Methods: Patients were ascertained from the Brisbane Inflammatory Bowel Disease database. Controls matched for age and sex were randomly selected from the Australian Twin Registry. Disease characteristics included age at diagnosis, disease site, need for immunosuppression, and intestinal resection.
Results: The study confirmed the significant negative association between appendicectomy and ulcerative colitis (odds ratio (OR) 0.23, 95% confidence interval (CI) 0.14–0.38; p<0.0001) and found a similar result for Crohn’s disease once the bias of appendicectomy at diagnosis was addressed (OR 0.34, 95% CI 0.23–0.51; p<0.0001). Prior appendicectomy delayed age of presentation for both diseases and was statistically significant for Crohn’s disease (p=0.02). In ulcerative colitis, patients with prior appendicectomy had clinically milder disease with reduced requirement for immunosuppression (OR 0.15, 95% CI 0.02–1.15; p=0.04) and proctocolectomy (p=0.02).
Conclusions: Compared with patients without prior appendicectomy, appendicectomy before diagnosis delays disease onset in ulcerative colitis and Crohn’s disease and gives rise to a milder disease phenotype in ulcerative colitis.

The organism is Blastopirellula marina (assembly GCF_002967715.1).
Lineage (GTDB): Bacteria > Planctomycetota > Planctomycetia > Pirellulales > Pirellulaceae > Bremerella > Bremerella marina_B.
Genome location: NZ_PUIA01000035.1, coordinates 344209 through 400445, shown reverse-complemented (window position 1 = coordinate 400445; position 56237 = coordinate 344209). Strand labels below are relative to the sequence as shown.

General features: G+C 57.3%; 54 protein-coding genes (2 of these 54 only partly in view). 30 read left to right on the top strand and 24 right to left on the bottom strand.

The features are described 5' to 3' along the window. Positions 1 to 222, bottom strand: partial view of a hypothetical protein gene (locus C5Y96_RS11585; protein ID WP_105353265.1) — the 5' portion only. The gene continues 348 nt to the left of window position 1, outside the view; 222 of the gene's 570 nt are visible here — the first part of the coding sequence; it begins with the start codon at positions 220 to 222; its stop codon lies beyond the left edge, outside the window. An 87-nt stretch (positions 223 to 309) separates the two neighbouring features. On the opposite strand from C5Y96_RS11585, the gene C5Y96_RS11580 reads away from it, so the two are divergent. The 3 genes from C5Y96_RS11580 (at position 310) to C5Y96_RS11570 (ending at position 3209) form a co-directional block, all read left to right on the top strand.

PMCID: PMC1773455  PMID: 12427781
ulcerative colitis; Crohn’s disease; appendicitis; appendicectomy
15.  Molecular diagnosis is important to confirm suspected pseudoachondroplasia 
Journal of Medical Genetics  2000;37(1):64-65.
PMCID: PMC1734440  PMID: 10691412
16.  Oral contraceptives and breast cancer among African-american women and white women. 
The higher incidence of breast cancer among African-American women younger than 50 as compared to white women points to the need to examine exposures that are common among younger women, including exposure to oral contraceptives (OC). We examined patterns of OC use and their associations with breast cancer in a population-based, case-control study conducted in North Carolina between 1993 and 1996. The study population was comprised of 858 cases and 789 controls, of whom 40% were African-American women. There was little evidence that breast cancer was associated with OC use among older women (age >50) of either race, most of whom discontinued use in the distant past. Among younger women, there was a modest, but nonsignificant, increase in risk associated with ever use of OCs for both African-American and white women. There was a trend of increasing risks with more recent use among African-American women, whereas no such trend was apparent for white women. Overall, we found more substantial age differences than race differences in patterns of OC use and the risk of breast cancer associated with their use. The similarity of the associations between African-American and white women suggest that racial differences in breast cancer incidence are not likely to be attributable to OC use.